When we are looking at different sources of energy there is always the issue of efficiency and cost. For years we relied almost exclusively on wood, then coal, then fossil fuels. Wood had its problems in keeping up a constant supply, not to mention the quantity of carbon emissions.
Coal had similar problems. Firstly you had to find a supply of it, mine it, and process it. Admittedly it was better than wood but it was more costly to access. But there was still the issue of emissions. But that wasn’t really too much of a problem until the consumption grew, then emissions became an issue. You also had the issue of dwindling reserves, which on the basis of supply and demand meant the cost began to rise. The same issues where inherent with oil and gas and now those resources are becoming even more depleted. So the cost of oil-fired power stations is on the rise, not to mention the increased cost of designing and building power stations.
In recent years there has been a greater focus on the use of kinetic energy, from wave motion for example, but that’s expensive to in terms of construction against the value of energy that can be produced. There is also the issue of consistency of what it is you are relying on to convert energy from.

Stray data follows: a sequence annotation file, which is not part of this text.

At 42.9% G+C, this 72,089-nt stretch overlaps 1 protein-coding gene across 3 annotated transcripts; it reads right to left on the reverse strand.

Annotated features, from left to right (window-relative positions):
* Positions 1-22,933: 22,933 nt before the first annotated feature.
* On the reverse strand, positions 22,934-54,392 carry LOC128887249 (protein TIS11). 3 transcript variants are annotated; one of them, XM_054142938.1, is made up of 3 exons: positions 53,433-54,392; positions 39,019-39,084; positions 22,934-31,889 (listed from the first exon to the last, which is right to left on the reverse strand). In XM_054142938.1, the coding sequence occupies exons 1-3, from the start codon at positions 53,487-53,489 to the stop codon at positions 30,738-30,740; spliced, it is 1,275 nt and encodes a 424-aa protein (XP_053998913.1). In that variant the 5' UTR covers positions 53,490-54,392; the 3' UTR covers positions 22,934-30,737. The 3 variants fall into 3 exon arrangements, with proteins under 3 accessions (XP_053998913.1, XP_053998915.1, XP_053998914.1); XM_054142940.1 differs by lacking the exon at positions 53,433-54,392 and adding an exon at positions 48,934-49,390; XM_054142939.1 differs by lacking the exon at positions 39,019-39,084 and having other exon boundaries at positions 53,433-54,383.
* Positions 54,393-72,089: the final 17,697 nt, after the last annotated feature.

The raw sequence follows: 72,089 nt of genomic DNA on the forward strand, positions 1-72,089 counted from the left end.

Nuclear energy was a popular concept for a while, but as most of us know, there are environmental issues and safety concerns. Nuclear energy, apart from the cost of building the nuclear power plan, is a low cost form of generating energy, but the raw material still has to be sourced and processed, and that has become another environmental issue.
Hydroelectricity was also seen as a cheap alternative, but of course you needed water, lots of it and all the time in a location where it flowed fast enough for a long enough period of the year. It’s of no use in a dessert or a climate where sufficient water supplies aren’t there all year around. Even then, there are climatic cycles and there can be years where water is in short supply.
Wind has been a more recent development, and although you have a little more consistency, there are arguments about the aesthetics, although there are ways around that to some degree.
The same applies to solar energy that is certified by Beyond Solar Company, but as with wind, the source of the energy is free. However, there are issues of cost versus output, but again that is improving.
So what we seem to really be facing is the cost factor against supply and environmental impact. Solar prices are coming down in terms of the energy produce as technology improves, and of course there is a slight advantage over wind when it comes to consistency and availability. Most places get sun, for most of the year. So I guess it’s going to come down to a balance between cost, efficiency and supply when we turn to the sun for energy.